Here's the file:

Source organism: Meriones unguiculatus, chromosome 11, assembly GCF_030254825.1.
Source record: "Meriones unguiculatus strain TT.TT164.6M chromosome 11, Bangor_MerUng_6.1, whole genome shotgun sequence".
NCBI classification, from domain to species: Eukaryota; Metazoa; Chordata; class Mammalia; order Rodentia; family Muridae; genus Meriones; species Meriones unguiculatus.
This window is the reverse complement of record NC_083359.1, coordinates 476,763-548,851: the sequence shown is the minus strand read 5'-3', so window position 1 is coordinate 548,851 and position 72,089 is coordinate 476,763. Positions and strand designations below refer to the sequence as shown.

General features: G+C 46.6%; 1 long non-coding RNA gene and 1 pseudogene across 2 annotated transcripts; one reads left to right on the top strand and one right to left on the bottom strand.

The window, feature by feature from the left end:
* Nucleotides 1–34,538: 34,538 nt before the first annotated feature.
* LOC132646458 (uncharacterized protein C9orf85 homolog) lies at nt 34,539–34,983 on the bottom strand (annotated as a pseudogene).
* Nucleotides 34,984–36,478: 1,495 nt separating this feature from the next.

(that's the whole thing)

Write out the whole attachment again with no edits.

Source organism: Meriones unguiculatus, chromosome 11, assembly GCF_030254825.1.
Source record: "Meriones unguiculatus strain TT.TT164.6M chromosome 11, Bangor_MerUng_6.1, whole genome shotgun sequence".
NCBI classification, from domain to species: Eukaryota; Metazoa; Chordata; class Mammalia; order Rodentia; family Muridae; genus Meriones; species Meriones unguiculatus.
This window is the reverse complement of record NC_083359.1, coordinates 476,763-548,851: the sequence shown is the minus strand read 5'-3', so window position 1 is coordinate 548,851 and position 72,089 is coordinate 476,763. Positions and strand designations below refer to the sequence as shown.

General features: G+C 46.6%; 1 long non-coding RNA gene and 1 pseudogene across 2 annotated transcripts; one reads left to right on the top strand and one right to left on the bottom strand.

The window, feature by feature from the left end:
* Nucleotides 1–34,538: 34,538 nt before the first annotated feature.
* LOC132646458 (uncharacterized protein C9orf85 homolog) lies at nt 34,539–34,983 on the bottom strand (annotated as a pseudogene).
* Nucleotides 34,984–36,478: 1,495 nt separating this feature from the next.